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Your Source for Shellfish Stories, Aquaculture insights, news and More

From the Ocean to Your Plate

Explore Our Latest Adventures with the Official K'awat'si Shellfish Blog.​

Explore the captivating world of K’awat’si Shellfish through our blog, where we delve into the heart of our cold-water treasures from the central coast across from Vancouver Island. Join us on a virtual journey as we share insights into our Shellfish Farm Tours, unveiling the magic that happens behind the scenes. Dive into the stories of our pristine waters and the cultivation of our renowned GwiGwi Oyster. With a focus on sustainable practices and the rich heritage of British Columbia’s coastal cuisine, our blog is your gateway to the coastal flavours and culinary adventures that await. 


Frequently Asked Questions.

Oysters are filter-feeding bivalve mollusks, which means they obtain their food by filtering small particles from the water. Their diet primarily consists of phytoplankton, microscopic algae, and other organic matter suspended in the water.

Baby oysters, known as oyster spat or seed, are produced through the reproductive cycle of adult oysters. During reproduction, male and female oysters release eggs and sperm into the water, where fertilization occurs. The resulting larvae, carried by currents, eventually settle on surfaces like shells or rocks. After attachment, they undergo metamorphosis into spat, developing shells and growing into sessile adults. Oyster farmers use various methods to capture wild spat or cultivate them in hatcheries for aquaculture. Environmental cues, species, and regional factors influence the process.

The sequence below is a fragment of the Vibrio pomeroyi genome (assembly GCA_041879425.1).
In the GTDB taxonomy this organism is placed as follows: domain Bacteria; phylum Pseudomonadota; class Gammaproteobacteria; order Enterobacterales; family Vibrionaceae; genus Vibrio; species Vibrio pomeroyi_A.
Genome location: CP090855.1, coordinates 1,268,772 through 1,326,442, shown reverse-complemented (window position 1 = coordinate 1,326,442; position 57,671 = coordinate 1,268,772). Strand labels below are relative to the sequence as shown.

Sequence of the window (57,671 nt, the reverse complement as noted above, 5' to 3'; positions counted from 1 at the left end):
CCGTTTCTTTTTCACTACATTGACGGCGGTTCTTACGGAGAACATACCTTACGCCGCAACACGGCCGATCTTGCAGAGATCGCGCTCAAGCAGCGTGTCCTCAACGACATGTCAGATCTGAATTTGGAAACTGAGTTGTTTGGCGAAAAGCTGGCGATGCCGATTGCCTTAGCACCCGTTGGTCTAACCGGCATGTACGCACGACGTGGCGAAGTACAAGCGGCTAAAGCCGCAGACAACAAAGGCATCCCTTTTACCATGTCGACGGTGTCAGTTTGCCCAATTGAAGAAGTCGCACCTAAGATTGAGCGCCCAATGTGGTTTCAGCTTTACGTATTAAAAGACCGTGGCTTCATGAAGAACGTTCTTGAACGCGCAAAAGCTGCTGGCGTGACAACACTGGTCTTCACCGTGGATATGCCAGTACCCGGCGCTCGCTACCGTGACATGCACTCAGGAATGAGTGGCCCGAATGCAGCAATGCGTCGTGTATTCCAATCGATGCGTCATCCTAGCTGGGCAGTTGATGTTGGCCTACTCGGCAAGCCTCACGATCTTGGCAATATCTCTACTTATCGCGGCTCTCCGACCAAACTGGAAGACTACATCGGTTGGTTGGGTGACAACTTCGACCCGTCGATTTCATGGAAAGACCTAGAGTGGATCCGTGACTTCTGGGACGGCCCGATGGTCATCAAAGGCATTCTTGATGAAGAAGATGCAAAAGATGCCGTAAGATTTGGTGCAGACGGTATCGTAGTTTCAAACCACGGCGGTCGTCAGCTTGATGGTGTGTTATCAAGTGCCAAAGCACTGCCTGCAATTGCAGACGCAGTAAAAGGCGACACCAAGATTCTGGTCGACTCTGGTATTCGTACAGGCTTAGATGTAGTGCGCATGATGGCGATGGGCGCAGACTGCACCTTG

Identifying a bad oyster isn’t as simple as an egg test, but some pointers can help. According to our oyster experts, if an oyster remains open when touched or lacks freshness, discard it. Likewise, a strong sulfuric or rotten odour and extreme dryness are signs to avoid. Disposal or composting is advisable for such oysters.

The time it takes for oysters to grow from spat (young oysters) to a marketable size can vary widely depending on factors such as water temperature, food availability, oyster species, and the specific farming methods used. In favourable conditions, oysters can reach a harvestable size in about 3 to 5 years. 



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